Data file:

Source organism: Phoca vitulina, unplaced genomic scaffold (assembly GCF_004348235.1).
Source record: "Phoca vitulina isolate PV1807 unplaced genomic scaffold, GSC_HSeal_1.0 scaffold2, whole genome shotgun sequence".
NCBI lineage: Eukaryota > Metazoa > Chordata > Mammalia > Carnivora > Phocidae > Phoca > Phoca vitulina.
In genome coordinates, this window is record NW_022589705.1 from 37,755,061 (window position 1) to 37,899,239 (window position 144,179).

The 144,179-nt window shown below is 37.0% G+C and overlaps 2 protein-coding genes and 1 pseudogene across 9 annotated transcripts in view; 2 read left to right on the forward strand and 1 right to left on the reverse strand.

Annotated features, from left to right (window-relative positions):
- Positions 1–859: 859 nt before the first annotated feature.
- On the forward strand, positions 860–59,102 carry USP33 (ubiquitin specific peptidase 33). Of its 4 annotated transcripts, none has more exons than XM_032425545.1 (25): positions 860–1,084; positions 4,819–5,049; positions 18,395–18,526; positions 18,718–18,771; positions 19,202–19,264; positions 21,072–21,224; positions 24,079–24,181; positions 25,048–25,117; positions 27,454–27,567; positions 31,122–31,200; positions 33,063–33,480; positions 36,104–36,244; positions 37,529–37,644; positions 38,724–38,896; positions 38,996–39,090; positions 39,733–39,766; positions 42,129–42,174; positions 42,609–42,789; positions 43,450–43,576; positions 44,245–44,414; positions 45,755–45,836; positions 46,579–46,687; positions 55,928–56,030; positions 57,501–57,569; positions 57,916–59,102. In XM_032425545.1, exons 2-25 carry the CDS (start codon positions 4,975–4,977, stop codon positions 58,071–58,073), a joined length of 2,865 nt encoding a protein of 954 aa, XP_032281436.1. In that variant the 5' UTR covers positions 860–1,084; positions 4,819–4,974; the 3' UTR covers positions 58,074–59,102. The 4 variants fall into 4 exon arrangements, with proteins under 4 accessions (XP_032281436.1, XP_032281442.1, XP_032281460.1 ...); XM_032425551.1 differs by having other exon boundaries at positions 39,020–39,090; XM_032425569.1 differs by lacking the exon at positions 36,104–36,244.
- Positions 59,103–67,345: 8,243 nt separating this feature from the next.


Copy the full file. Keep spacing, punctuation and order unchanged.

Source organism: Phoca vitulina, unplaced genomic scaffold (assembly GCF_004348235.1).
Source record: "Phoca vitulina isolate PV1807 unplaced genomic scaffold, GSC_HSeal_1.0 scaffold2, whole genome shotgun sequence".
NCBI lineage: Eukaryota > Metazoa > Chordata > Mammalia > Carnivora > Phocidae > Phoca > Phoca vitulina.
In genome coordinates, this window is record NW_022589705.1 from 37,755,061 (window position 1) to 37,899,239 (window position 144,179).

The 144,179-nt window shown below is 37.0% G+C and overlaps 2 protein-coding genes and 1 pseudogene across 9 annotated transcripts in view; 2 read left to right on the forward strand and 1 right to left on the reverse strand.

Annotated features, from left to right (window-relative positions):
- Positions 1–859: 859 nt before the first annotated feature.
- On the forward strand, positions 860–59,102 carry USP33 (ubiquitin specific peptidase 33). Of its 4 annotated transcripts, none has more exons than XM_032425545.1 (25): positions 860–1,084; positions 4,819–5,049; positions 18,395–18,526; positions 18,718–18,771; positions 19,202–19,264; positions 21,072–21,224; positions 24,079–24,181; positions 25,048–25,117; positions 27,454–27,567; positions 31,122–31,200; positions 33,063–33,480; positions 36,104–36,244; positions 37,529–37,644; positions 38,724–38,896; positions 38,996–39,090; positions 39,733–39,766; positions 42,129–42,174; positions 42,609–42,789; positions 43,450–43,576; positions 44,245–44,414; positions 45,755–45,836; positions 46,579–46,687; positions 55,928–56,030; positions 57,501–57,569; positions 57,916–59,102. In XM_032425545.1, exons 2-25 carry the CDS (start codon positions 4,975–4,977, stop codon positions 58,071–58,073), a joined length of 2,865 nt encoding a protein of 954 aa, XP_032281436.1. In that variant the 5' UTR covers positions 860–1,084; positions 4,819–4,974; the 3' UTR covers positions 58,074–59,102. The 4 variants fall into 4 exon arrangements, with proteins under 4 accessions (XP_032281436.1, XP_032281442.1, XP_032281460.1 ...); XM_032425551.1 differs by having other exon boundaries at positions 39,020–39,090; XM_032425569.1 differs by lacking the exon at positions 36,104–36,244.
- Positions 59,103–67,345: 8,243 nt separating this feature from the next.